Questioning the valleys

However, Tommaso Dorigo, a physicist who works with one of the detectors at the LHC, remained more skeptical of Heister’s claims. According to him, the ALEPH detector has had a record of finding strange phenomena that turned out to be not so strange. Dorigo also questioned Heister’s not having discussed any data from the LEP II phase in support – nor data between 1990 and 1992, as an ALEPH member has pointed out. “One thing I found strange is that the paper only discusses 91-GeV data, i.e. data collected by LEP, not LEP II. One would think that the higher … energy would help in the search of heavy particles, but maybe this need not be the case here,” Dorigo wrote on his blog. “Anyway, the analysis is rather thorough, and seems to address many of the questions one would normally ask in these cases.”

Another physicist, Lubos Motl, had different reservations from Dorigo’s but disagreed with Strassler or his hope for hidden valley models to persist. For starters, Motl wrote, “A blogger’s proposed set of new particles may be real, but worries about the blogger’s impartiality may potentially be justified, too” – referring to the fact that Strassler, along with a few other physicists, first conceived of hidden valley models in 2006. A bigger problem was that, from an ontological PoV, there are no reasons for hidden-valley models to exist at all. According to him: “Just to be sure, it’s not wrong or inconsistent … But I don’t feel that they’re needed for anything, that there really exists evidence that they should be right. There’s no strong evidence that they shouldn’t exist, either.” As a result, as far as Motl was concerned, it wasn’t clear what physicists will be able to do if hidden valleys are proven to exist down the road from Heister’s data.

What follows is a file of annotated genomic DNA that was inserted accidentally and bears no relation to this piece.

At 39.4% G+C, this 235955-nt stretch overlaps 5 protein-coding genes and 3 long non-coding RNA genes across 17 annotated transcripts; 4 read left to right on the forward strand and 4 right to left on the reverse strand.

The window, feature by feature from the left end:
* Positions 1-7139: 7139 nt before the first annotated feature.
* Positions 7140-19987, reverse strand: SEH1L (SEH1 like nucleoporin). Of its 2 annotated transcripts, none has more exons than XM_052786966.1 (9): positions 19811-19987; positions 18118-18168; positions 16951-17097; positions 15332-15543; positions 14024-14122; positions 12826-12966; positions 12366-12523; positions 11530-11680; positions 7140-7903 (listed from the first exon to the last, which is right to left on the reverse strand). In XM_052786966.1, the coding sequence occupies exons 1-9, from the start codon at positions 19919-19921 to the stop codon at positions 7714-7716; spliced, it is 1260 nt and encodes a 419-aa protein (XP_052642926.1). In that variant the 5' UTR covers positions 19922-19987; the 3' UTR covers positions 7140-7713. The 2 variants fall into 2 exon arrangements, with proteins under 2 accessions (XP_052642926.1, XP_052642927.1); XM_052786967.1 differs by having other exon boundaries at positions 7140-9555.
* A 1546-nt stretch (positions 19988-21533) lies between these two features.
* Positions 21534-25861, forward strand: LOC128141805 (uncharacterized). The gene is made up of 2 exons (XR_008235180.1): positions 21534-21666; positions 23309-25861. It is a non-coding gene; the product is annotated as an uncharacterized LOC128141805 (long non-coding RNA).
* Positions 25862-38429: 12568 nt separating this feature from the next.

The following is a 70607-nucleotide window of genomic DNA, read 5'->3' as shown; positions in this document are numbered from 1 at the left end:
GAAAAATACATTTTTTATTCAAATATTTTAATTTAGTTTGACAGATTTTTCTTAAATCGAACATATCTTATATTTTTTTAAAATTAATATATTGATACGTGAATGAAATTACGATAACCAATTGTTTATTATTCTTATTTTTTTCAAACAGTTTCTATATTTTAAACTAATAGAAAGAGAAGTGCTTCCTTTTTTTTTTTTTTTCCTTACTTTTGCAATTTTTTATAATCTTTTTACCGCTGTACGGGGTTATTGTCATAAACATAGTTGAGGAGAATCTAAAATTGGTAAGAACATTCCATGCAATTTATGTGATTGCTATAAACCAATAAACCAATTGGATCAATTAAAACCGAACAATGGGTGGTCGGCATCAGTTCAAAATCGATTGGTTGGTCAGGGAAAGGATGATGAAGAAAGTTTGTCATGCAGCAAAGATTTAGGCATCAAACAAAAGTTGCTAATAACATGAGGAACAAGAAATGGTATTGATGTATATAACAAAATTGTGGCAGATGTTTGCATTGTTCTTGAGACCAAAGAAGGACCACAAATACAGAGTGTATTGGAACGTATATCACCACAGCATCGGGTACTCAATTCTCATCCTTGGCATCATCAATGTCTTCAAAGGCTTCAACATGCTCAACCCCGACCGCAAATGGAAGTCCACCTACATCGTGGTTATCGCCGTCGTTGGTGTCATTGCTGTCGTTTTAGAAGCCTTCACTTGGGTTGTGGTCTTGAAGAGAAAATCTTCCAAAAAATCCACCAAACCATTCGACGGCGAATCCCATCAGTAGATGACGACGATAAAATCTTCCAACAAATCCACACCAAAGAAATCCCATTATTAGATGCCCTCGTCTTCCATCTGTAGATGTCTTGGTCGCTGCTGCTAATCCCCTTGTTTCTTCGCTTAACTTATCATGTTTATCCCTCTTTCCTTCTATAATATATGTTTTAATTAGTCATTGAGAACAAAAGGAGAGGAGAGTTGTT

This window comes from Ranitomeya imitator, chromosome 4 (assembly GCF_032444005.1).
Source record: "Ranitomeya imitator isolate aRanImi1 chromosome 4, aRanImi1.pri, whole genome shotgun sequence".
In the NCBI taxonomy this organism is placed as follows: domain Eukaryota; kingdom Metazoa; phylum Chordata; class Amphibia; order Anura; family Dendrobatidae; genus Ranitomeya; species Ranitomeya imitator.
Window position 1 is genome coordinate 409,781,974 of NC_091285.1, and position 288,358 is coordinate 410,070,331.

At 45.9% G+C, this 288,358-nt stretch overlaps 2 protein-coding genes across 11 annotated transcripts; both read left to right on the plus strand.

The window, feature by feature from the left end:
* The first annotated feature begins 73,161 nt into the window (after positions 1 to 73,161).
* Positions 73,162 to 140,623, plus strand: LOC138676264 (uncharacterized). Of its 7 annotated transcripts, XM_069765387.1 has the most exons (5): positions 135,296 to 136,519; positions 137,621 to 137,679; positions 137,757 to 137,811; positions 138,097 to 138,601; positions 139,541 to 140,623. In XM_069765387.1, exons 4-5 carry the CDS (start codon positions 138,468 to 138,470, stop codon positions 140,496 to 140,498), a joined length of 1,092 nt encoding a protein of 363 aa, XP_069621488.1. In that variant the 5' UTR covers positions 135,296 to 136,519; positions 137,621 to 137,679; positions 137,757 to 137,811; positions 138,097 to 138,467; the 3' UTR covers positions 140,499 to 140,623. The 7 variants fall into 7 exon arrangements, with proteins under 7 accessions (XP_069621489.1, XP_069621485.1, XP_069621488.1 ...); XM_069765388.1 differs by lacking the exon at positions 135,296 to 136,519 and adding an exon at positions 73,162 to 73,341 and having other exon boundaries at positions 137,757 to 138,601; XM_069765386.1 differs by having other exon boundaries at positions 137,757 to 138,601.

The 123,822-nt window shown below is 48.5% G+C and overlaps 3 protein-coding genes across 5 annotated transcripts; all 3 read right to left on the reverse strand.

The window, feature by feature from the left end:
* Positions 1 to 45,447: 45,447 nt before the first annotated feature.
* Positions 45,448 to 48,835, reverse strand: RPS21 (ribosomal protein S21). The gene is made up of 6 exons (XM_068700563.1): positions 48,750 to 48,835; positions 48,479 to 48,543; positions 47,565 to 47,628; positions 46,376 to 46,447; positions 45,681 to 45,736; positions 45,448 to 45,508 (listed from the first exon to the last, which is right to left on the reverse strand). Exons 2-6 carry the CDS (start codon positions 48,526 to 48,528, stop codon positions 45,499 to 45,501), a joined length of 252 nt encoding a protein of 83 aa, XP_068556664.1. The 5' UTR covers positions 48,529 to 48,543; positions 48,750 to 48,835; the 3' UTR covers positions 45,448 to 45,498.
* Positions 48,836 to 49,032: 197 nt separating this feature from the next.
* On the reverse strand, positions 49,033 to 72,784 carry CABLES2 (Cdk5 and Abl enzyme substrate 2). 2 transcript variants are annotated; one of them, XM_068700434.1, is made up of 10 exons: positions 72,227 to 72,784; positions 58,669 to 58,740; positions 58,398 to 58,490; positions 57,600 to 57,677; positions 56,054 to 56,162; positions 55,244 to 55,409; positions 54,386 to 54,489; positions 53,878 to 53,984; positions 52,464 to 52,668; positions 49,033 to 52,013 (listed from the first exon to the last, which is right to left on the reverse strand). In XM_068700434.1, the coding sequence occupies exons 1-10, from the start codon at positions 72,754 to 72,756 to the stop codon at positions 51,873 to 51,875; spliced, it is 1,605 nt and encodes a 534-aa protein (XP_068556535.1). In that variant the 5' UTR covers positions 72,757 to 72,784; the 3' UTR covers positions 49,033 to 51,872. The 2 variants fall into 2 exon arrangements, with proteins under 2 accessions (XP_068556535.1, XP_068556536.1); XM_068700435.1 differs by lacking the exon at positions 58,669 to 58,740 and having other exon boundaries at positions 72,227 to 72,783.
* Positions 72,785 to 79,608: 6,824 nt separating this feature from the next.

The LEPc did and continues to hold the record for having been the most powerful lepton collider in existence (electrons and muons are both types of leptons). And while it is weird that Heister did not compare LEP I data with that obtained from LEP II, there were three other detectors operating at the same time as ALEPH, and whose data will now be combed for any signs of anomalous decays. As mentioned, the Standard Model does not predict their existence; if they are found to exist many months from now, they will become yet another phenomenon that physicists will use to explore new realms of physics, new landscapes built by the fundamental building blocks of nature.